## Section6.8Projects for Chapter 6

###### Project6.3Optimum Feeding Rate

Starlings often feed in flocks, and their rate of feeding depends on the size of the flock. If the flock is too small, the birds are nervous and spend a lot of time watching for predators. If the flock is too large, the birds become overcrowded and fight each other, which interferes with feeding. Here are some data gathered at a feeding station. The data show the number of starlings in the flock and the total number of pecks per minute recorded at the station while the flock was feeding. (Source: Chapman & Reiss, 1992)

 Number ofstarlings Pecksper minute Pecks per starlingper minute $1$ $9$ $2$ $26$ $3$ $48$ $4$ $80$ $5$ $120$ $6$ $156$ $7$ $175$ $8$ $152$ $9$ $117$ $10$ $180$ $12$ $132$
1. For each flock size, calculate the number of pecks per starling per minute. For purposes of efficient feeding, what flock size appears to be optimum? How many pecks per minute would each starling make in a flock of optimal size?

2. Plot the number of pecks per starling per minute against flock size. Do the data points appear to lie on (or near) a parabola?

3. The quadratic regression equation for the data is $y = -0.45x^2 + 5.8x + 3.9\text{.}$ Graph this parabola on the same axes with the data points.

4. What are the optimum flock size and the maximum number of pecks per starling per minute predicted by the regression equation?

###### Project6.4Optimum clutch size

Biologists conducted a four-year study of the nesting habits of the species Parus major in an area of England called Wytham Woods. The bar graph shows the clutch size (the number of eggs) in 433 nests. (Source: Perrins and Moss, 1975) 1. Which clutch size was observed most frequently? Fill in the table, showing the total number of eggs produced in each clutch size.

 Clutch size $2$ $3$ $4$ $5$ $6$ $7$ $8$ $9$ $10$ $11$ $12$ Number of clutches $1$ $0$ $2$ $12$ $23$ $73$ $126$ $116$ $59$ $19$ $3$ Number of eggs
2. The average weight of the nestlings declines as the size of the brood increases, and the survival of individual nestlings is linked to their weight. A hypothetical (and simplified) model of this phenomenon is described by the table below. Calculate the number of surviving nestlings for each clutch size. Which clutch size produces the largest average number of survivors?

 Clutch size $1$ $2$ $3$ $4$ $5$ $6$ $7$ $8$ $9$ $10$ Percent survival $100$ $90$ $80$ $70$ $60$ $50$ $40$ $30$ $20$ $10$ Number of survivors
3. The figure shows the number of survivors for each clutch size in Wytham Woods, along with the curve of best fit. The equation for the curve is

\begin{equation*} y = -0.0105x^2 + 0.2x - 0.035\text{.} \end{equation*}

Find the optimal clutch size for maximizing the number of surviving nestlings. How does this optimum clutch size compare with the most frequently observed clutch size in part (a)? ###### Project6.5Line of best fit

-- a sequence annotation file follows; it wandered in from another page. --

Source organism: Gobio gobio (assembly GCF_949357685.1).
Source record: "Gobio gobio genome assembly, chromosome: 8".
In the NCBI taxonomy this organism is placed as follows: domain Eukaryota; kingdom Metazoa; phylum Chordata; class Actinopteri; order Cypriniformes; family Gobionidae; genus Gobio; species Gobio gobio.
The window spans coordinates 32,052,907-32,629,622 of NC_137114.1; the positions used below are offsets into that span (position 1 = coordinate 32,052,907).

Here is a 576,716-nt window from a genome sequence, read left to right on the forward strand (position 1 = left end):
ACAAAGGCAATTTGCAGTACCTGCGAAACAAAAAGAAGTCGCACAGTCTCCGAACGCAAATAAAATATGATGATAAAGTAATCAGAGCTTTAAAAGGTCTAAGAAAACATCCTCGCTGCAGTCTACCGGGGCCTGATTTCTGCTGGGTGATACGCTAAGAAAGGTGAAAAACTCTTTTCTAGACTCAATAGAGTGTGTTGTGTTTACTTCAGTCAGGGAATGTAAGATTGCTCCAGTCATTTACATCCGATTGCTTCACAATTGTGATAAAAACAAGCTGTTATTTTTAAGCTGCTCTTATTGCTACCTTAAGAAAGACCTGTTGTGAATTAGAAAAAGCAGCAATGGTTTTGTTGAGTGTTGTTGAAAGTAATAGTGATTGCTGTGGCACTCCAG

In this project, we minimize a quadratic expression to find the line of best fit. The figure shows a set of three data points and a line of best fit. For this example, the regression line passes through the origin, so its equation is $y = mx$ for some positive value of $m\text{.}$ How shall we choose m to give the best fit for the data? We want the data points to lie as close to the line as possible. One way to achieve this is to minimize the sum of the squares of the vertical distances shown in the figure. 1. The data points are $(1, 2)\text{,}$ $(2, 6)\text{,}$ and $(3, 7)\text{.}$ Verify that the sum $S$ we want to minimize is

\begin{align*} S \amp = (2 - m)^2 + (6 - 2m)^2 + (7 - 3m)^2\\ \amp = 14m^2 - 70m + 89 \end{align*}
2. Graph the formula for $S$ in the window

\begin{align*} {\text{Xmin}} \amp = 0 \amp\amp {\text{Xmax}} = 9.4\\ {\text{Ymin}} \amp = 0 \amp\amp {\text{Ymax}} = 100 \end{align*}
3. Find the vertex of the graph of $S\text{.}$

4. Use the value of $m$ to write the equation of the regression line $y = mx\text{.}$

5. Graph the three data points and your regression line on the same axes.

The figure shows the typical weight of two species of birds each day after hatching. (Source: Perrins, 1979) 1. Describe the rate of growth for each species over the first 15 days of life. How are the growth rates for the two species similar, and how are they different?

2. Complete the tables showing the weight and the daily rate of growth for each species.

 Parus major Day $1$ $2$ $3$ $4$ $5$ $6$ $7$ $8$ $9$ $10$ $11$ $12$ $13$ $14$ $15$ Weight                Growth rate               
 Parus caeruleus Day $1$ $2$ $3$ $4$ $5$ $6$ $7$ $8$ $9$ $10$ $11$ $12$ $13$ $14$ $15$ Weight                Growth rate               
3. Plot the rate of growth against weight in grams for each species. What type of curve does the growth rate graph appear to be?

4. For each species, at what weight did the maximum growth rate occur? Locate the corresponding point on each original curve in Figure 6.85.

###### Project6.7Parus major growth rate
1. Find a quadratic regression equation for the growth rate of Parus major in terms of its weight using the data from Project 6.6.

2. Make a scatterplot of the data and draw the regression curve on the same axes.

3. Find the vertex of the graph of the regression equation. How does this estimate for the maximum growth rate compare with your estimate in Project 6.6?

###### Project6.8Parus caeruleus growth rate
1. Find a quadratic regression equation for the growth rate of Parus caeruleus in terms of its weight using the data from Project 6.6.

2. Make a scatterplot of the data and draw the regression curve on the same axes.

3. Find the vertex of the graph of the regression equation. How does this estimate for the maximum growth rate compare with your estimate in Project 6.6?